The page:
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getting rid of rock in flower beds

Posted by katyrie Minnesota (My Page) on
Mon, Jul 9, 07 at 15:00

I bought my first house and the previous owner had rocks in all the flower beds with an old plastic ground cover underneath. Weeds are rampant. Do I have to take out the rocks to start over or can I mulch or soil over the rocks somehow? I am a NEW gardener. Please help!

Follow-Up Postings:

RE: getting rid of rock in flower beds

I'm trying to picture this (and I'm probably not doing too well ;\ )

'Rocks on the beds' - I'm thinking fist-size or a bit larger. If I was asked to move them I'd either do a dark of night trip to the local river bank and liberate them - or use them under any new concrete being laid or use them in a drainage sump. If the garden design made it appropriate I might also use them to construct retaining walls with or without mortar.

If the rocks are more the size of thumbnails then I'd keep them aside as useful hard mulch.

The plastic I'd dispose of. Yes, plants will do their best to grow with that on the surface but it does cut a lot of moisture from the roots and sets plants up for insect troubles, fungi, and interesting diseases.

Once I'd cleared it away I'd feed the soil with compost as generously as I could afford. If I was guarding the pennies then I'd eke it out by using at least a couple of gallons to any hole I dug for new shrubs going in. Mixed with the soil from the hole, because I wouldn't want the plants to get too accustomed to luxurious living!

The weeds: I'd want to know whether they were annuals or perennials. If they are annuals - the sooner they are out of the ground and onto the compost heap the better - preferably before they've had time to set seed. If you restrict any watering to just the plants you want to see flourish then the annuals will have to wait for the next rainfall. Once those little green sprouts show - off with their heads - using a good sharp hoe or hand cultivator. Whichever tool suits you for hand weeding.

Perennials: it's usually worth the effort to take them out completely by digging them up and burning them, if this is allowed in your area, or putting them out with the garbage when they're dry. (Lighter for the garbage folk...) And, if they've been yard residents for a few years - expect to be doing this for a few years to come. It does improve - unless any neighbouring yards are weed havens. If that's the case you need to do frequent garden 'patrols' and remove any plant pests as soon as you see them.

Good places to look are under favourite bird trees, or where the wind dies away in your yard (for plants that arrive on the breeze such as thistles and ragweed and dandelions...)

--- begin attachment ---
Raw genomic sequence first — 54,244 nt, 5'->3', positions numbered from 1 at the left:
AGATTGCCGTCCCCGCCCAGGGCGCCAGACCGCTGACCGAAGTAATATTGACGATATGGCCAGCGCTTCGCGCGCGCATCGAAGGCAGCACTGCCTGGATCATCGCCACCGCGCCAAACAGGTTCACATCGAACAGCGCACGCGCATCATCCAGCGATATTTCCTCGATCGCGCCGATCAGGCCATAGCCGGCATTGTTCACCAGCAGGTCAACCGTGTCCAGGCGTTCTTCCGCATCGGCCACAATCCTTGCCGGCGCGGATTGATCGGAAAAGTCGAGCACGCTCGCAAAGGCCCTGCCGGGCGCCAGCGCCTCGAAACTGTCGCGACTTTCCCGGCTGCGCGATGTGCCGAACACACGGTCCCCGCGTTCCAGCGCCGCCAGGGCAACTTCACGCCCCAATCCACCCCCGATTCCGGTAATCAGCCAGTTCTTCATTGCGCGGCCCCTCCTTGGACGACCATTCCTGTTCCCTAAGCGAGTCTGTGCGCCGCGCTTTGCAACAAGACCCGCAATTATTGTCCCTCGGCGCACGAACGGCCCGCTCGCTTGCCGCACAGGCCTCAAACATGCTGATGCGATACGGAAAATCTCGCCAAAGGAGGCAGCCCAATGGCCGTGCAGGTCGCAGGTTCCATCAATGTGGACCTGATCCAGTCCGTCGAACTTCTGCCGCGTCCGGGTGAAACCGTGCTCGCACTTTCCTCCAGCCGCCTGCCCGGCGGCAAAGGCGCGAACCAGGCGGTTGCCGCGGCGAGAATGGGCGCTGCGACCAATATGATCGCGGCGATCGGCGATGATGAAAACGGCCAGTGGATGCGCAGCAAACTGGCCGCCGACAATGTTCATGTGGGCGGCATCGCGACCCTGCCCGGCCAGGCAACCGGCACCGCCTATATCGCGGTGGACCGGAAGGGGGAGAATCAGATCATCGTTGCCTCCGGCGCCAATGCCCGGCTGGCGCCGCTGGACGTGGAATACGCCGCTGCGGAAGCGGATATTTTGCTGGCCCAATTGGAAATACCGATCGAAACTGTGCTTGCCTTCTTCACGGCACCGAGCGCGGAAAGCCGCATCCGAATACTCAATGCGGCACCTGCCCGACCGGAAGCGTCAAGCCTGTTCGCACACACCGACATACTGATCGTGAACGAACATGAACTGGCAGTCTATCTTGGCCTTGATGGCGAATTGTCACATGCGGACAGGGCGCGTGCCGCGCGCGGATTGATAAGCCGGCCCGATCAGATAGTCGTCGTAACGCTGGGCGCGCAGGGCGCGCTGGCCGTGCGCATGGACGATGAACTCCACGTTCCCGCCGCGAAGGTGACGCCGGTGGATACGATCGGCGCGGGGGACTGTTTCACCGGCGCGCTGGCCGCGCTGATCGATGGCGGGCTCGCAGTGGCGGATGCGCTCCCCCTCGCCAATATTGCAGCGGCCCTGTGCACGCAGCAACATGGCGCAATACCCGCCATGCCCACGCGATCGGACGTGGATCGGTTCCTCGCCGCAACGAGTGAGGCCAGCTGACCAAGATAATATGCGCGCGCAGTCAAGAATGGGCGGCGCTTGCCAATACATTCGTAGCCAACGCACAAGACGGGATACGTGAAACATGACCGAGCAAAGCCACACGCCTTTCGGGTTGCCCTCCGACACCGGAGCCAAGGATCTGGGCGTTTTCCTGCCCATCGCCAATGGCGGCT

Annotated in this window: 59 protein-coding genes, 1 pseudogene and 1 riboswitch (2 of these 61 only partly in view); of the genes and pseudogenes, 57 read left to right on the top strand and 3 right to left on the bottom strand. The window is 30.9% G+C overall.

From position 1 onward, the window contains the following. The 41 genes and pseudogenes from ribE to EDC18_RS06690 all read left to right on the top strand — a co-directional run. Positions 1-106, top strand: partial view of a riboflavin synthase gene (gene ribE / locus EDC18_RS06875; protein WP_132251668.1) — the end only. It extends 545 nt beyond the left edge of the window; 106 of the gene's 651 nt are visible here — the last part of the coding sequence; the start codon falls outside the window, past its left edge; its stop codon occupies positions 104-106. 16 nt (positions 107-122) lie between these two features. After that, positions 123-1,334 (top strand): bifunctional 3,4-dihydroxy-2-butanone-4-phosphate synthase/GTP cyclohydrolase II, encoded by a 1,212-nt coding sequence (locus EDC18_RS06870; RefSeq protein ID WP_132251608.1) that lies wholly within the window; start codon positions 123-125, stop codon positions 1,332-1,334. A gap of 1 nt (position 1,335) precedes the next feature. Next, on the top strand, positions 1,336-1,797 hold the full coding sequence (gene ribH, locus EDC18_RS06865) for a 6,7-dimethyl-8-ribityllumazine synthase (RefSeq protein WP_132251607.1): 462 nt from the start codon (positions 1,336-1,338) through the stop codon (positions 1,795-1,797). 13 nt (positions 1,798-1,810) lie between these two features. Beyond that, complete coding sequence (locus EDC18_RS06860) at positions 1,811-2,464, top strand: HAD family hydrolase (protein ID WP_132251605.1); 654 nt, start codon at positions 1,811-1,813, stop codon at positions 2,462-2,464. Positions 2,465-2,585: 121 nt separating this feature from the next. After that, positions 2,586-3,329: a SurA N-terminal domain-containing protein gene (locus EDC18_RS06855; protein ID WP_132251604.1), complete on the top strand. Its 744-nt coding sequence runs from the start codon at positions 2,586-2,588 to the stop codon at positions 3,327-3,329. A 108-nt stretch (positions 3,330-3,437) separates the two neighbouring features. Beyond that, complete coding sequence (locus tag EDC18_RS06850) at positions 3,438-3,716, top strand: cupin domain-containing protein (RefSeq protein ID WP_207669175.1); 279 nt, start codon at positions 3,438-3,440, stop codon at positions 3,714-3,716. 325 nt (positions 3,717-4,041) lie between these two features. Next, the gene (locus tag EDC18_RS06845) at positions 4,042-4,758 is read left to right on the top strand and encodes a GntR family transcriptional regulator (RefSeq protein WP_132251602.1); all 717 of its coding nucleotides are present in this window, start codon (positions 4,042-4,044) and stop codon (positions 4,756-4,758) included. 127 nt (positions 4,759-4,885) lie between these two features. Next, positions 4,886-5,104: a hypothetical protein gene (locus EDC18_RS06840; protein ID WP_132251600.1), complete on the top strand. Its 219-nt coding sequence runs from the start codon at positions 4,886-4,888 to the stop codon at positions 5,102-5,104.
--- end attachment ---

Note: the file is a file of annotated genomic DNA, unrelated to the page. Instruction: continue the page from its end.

RE: getting rid of rock in flower beds

  • Posted by lindac Iowa Z 5/4 (My Page) on
    Tue, Jul 10, 07 at 11:20

EWWW!!. Seems more than a few "non gardeners" use rock mulch....awful isn't it....but at least you have something under them. If you can pull up that plastic and get rid of as much of the rocks as you can....your gardens will be a lot happier. Rake the rocks out of the garden onto a tarp and haul them away.
Then put down a nice organic mulch and listen to your plants give a sigh of releaf....pun intended!
Linda C

RE: getting rid of rock in flower beds

I agree with Linda, clean out those rock beds and pull up the plastic before doing any planting. After cleaning out the beds then add some nice organic material. In my gardens we just toss anything, veggie scraps, egg shells, tea bags, coffee grounds and grass clippings. You might want to add some manure too if needed. If the rocks are good sized ones you could use them to boarder the plantings if not find a place that needs better drainage and liberate those rocks.


RE: getting rid of rock in flower beds

Some plants like rocks. I've several succulents growing in a pile of football sized rocks with a sandy soil in the cracks. We live in a rather harsh desert environment and there is a purple flowering thing called ''Perovskia" that rather prefers gravel and just grown down through the plastic beneath. There are reports of seven different ''Perovskia". Perhaps some will grow in your climate.

RE: getting rid of rock in flower beds

Agree with everyone else, get those rocks and the plastic nonsense out of the beds.

It's a drag to pick up rock, I know, but really -- if you tried covering them and planting over them, you'd just curse yourself every time you wanted to plant something new. And it's exponentially more difficult to weed in rocks too.

Basically, re-read what vetivert8 posted; that's great advice!

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